Sergei Eisenstein (January 23, 1898 - February 11, 1948) was a Russian director noted for his films Battleship Potemkin and Oktober, both based loosely on a true story and presented in a realistic fashion, causing an immeasurable influence on early documentary directors.
Eisenstein was a pioneer in the use of editing. He believed that film editing was more than merely a method used to link scenes together in a movie; he felt that careful editing could actually be used to manipulate the emotions of the audience. He performed long research into this area, and developed what he called "montage." His published books The Film Form and The Film Sense explain his theories of montage, and they have been highly influentials to many Hollywood directors.
Eisenstein did not use professional actors. His narratives eschewed individual characters and addressed broad social issues, especially class conflict. He used stock characters, and the roles were filled with untrained people from the appropriate class backgrounds.
Eisenstein's loyalty to the ideals of Communism brought him into conflict with a number of officials in the ruling regime of Josef Stalin. Stalin was very much aware of the power of motion pictures as a propaganda tool, and he considered Eisenstein to be a controversial figure. Eisenstein's popularity and influence waxed and waned with the success of his films. The Battleship Potemkin was a popular hit worldwide, and its success was a factor in Eisenstein being selected to direct October: Ten Days That Shook The World as part of a grand 10th anniversary celebration of the October Revolution of 1917. However, the film was not nearly as successful as Potemkin.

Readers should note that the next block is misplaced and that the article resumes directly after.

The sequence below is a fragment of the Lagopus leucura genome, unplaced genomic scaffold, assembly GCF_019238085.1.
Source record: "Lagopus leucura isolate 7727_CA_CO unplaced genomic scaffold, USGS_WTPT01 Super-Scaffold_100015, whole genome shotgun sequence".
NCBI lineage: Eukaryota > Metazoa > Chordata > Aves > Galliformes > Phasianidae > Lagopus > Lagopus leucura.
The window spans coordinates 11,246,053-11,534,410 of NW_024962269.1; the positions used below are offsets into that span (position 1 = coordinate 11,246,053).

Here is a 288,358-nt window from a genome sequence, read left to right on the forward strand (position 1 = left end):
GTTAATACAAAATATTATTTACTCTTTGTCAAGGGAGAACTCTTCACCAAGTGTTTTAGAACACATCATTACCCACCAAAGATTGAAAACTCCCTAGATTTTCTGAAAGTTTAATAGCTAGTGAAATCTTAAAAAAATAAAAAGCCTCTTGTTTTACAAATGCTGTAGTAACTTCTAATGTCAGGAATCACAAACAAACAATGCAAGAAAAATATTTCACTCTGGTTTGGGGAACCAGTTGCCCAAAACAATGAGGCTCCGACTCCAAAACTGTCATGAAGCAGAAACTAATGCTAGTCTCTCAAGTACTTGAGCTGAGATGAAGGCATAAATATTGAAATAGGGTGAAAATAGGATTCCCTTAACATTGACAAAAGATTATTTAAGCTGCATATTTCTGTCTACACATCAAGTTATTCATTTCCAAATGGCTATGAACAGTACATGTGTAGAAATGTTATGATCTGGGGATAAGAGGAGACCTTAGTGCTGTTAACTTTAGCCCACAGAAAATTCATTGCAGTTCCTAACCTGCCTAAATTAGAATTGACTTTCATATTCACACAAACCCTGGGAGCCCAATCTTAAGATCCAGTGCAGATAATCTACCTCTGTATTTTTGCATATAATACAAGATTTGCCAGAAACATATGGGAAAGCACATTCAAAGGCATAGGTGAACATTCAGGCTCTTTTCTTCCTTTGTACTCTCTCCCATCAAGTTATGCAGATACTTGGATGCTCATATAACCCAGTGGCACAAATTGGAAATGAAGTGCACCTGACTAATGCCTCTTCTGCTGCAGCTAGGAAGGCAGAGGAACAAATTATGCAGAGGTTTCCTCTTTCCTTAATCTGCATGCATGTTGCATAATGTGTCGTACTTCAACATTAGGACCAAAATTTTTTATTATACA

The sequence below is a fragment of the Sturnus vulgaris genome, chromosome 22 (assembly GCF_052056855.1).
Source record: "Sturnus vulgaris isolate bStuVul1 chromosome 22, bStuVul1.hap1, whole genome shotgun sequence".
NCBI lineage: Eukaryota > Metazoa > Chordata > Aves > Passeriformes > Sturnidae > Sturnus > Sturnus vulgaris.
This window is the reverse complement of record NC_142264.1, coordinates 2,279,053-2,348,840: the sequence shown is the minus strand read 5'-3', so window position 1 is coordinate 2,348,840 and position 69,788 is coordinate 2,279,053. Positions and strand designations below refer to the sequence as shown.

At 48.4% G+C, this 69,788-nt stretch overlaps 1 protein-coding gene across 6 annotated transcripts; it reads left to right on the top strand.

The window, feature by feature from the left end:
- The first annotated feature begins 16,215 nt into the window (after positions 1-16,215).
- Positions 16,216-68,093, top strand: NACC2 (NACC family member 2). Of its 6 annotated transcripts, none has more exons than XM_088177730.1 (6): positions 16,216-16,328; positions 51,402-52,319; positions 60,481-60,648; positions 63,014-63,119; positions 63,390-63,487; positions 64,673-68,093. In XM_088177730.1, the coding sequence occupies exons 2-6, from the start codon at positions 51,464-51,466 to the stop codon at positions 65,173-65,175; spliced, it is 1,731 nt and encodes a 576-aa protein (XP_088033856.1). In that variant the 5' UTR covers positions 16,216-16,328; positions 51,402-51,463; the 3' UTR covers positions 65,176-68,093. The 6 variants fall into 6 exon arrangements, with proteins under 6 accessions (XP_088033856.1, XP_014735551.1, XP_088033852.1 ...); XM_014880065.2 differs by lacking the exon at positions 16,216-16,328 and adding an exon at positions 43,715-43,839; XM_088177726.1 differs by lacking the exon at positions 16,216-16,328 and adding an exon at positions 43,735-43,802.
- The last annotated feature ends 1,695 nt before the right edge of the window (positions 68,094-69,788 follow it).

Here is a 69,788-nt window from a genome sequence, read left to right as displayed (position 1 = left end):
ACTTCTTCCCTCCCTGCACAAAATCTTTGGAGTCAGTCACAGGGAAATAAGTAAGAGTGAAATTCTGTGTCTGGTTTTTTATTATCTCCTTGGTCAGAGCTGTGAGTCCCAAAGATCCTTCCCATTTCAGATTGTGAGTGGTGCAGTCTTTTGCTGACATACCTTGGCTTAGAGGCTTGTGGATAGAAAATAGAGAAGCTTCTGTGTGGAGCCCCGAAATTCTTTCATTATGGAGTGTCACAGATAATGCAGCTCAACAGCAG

In 1930 Paramount Pictures invited Eisenstein to Hollywood with a $100.000 contract. He arrived in New York on May 20 and continued to California. Paramount wanted him to make a movie version on Theodore Dreiser's An American tragedy but the disagreements about casting made them part company by October. Josef von Sternberg finished the film.
Eisenstein journeyed to Mexico, where he tried to produce an plotless movie Que Viva Mexico!. Before it was finished, Stalin demanded that Eisenstein return to the Soviet Union. Eisenstein gave the unedited footage to the care of novelist Upton Sinclair who was also the movie's main financier. The result was eventually screened in New York in 1933 with the name Thunder over Mexico.
Eisenstein's foray into west made Stalin look upon him with a more suspicious eye, and this suspicion would never be completely erased in the mind of the Stalinist elite. Political red tape forced the cancellation of Eisenstein's next two film projects, and an "official" supervisor was appointed to look after Eisenstein during the making of Alexander Nevsky.
His film, Ivan The Terrible, Part I, presenting Ivan IV of Russia as a national hero, won Stalin's approval (and a Stalin Prize), but the sequel, Ivan The Terrible, Part II was not approved of by the government. All footage from the still incomplete Ivan The Terrible: Part III was confiscated, and most of it was destroyed (though several filmed scenes still exist today).
Eisenstein suffered a hemorrhage and died at the age of 50. An unconfirmed legend in film history states that Russian scientists preserved his brain and it supposedly was much larger than a normal human brain...which the scientists took as a sign of genius.